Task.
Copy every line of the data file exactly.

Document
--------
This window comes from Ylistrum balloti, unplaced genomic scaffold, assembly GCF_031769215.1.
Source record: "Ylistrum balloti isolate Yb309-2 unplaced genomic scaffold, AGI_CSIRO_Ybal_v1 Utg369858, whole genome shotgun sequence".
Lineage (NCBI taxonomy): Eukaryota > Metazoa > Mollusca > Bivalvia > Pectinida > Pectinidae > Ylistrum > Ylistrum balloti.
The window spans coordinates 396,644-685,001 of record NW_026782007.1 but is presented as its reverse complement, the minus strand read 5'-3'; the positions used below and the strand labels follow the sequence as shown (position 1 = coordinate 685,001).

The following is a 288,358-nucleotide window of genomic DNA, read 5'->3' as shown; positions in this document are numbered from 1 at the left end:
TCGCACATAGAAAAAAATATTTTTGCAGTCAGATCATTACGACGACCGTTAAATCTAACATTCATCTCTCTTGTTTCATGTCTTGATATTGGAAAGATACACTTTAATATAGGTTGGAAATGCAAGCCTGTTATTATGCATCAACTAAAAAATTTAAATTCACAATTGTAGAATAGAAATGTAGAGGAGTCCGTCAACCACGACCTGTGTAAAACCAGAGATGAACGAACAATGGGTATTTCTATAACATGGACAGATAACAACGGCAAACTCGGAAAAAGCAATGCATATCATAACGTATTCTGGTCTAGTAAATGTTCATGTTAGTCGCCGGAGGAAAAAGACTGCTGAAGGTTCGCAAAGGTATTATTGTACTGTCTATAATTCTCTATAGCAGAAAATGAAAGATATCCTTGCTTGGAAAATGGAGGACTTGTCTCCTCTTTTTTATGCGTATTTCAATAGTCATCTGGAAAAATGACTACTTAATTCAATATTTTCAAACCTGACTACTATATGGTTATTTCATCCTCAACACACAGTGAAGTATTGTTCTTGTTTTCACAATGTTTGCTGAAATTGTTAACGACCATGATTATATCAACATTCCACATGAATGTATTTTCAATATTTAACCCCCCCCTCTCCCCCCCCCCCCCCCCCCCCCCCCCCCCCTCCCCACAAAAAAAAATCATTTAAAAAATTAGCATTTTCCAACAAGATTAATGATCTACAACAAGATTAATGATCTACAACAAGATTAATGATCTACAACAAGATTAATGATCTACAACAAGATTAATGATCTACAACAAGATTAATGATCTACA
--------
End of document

This window comes from Ylistrum balloti, unplaced genomic scaffold, assembly GCF_031769215.1.
Source record: "Ylistrum balloti isolate Yb309-2 unplaced genomic scaffold, AGI_CSIRO_Ybal_v1 Utg369858, whole genome shotgun sequence".
Lineage (NCBI taxonomy): Eukaryota > Metazoa > Mollusca > Bivalvia > Pectinida > Pectinidae > Ylistrum > Ylistrum balloti.
The window spans coordinates 396,644-685,001 of record NW_026782007.1 but is presented as its reverse complement, the minus strand read 5'-3'; the positions used below and the strand labels follow the sequence as shown (position 1 = coordinate 685,001).

The following is a 288,358-nucleotide window of genomic DNA, read 5'->3' as shown; positions in this document are numbered from 1 at the left end:
TCGCACATAGAAAAAAATATTTTTGCAGTCAGATCATTACGACGACCGTTAAATCTAACATTCATCTCTCTTGTTTCATGTCTTGATATTGGAAAGATACACTTTAATATAGGTTGGAAATGCAAGCCTGTTATTATGCATCAACTAAAAAATTTAAATTCACAATTGTAGAATAGAAATGTAGAGGAGTCCGTCAACCACGACCTGTGTAAAACCAGAGATGAACGAACAATGGGTATTTCTATAACATGGACAGATAACAACGGCAAACTCGGAAAAAGCAATGCATATCATAACGTATTCTGGTCTAGTAAATGTTCATGTTAGTCGCCGGAGGAAAAAGACTGCTGAAGGTTCGCAAAGGTATTATTGTACTGTCTATAATTCTCTATAGCAGAAAATGAAAGATATCCTTGCTTGGAAAATGGAGGACTTGTCTCCTCTTTTTTATGCGTATTTCAATAGTCATCTGGAAAAATGACTACTTAATTCAATATTTTCAAACCTGACTACTATATGGTTATTTCATCCTCAACACACAGTGAAGTATTGTTCTTGTTTTCACAATGTTTGCTGAAATTGTTAACGACCATGATTATATCAACATTCCACATGAATGTATTTTCAATATTTAACCCCCCCCTCTCCCCCCCCCCCCCCCCCCCCCCCCCCCCCTCCCCACAAAAAAAAATCATTTAAAAAATTAGCATTTTCCAACAAGATTAATGATCTACAACAAGATTAATGATCTACAACAAGATTAATGATCTACAACAAGATTAATGATCTACAACAAGATTAATGATCTACAACAAGATTAATGATCTACA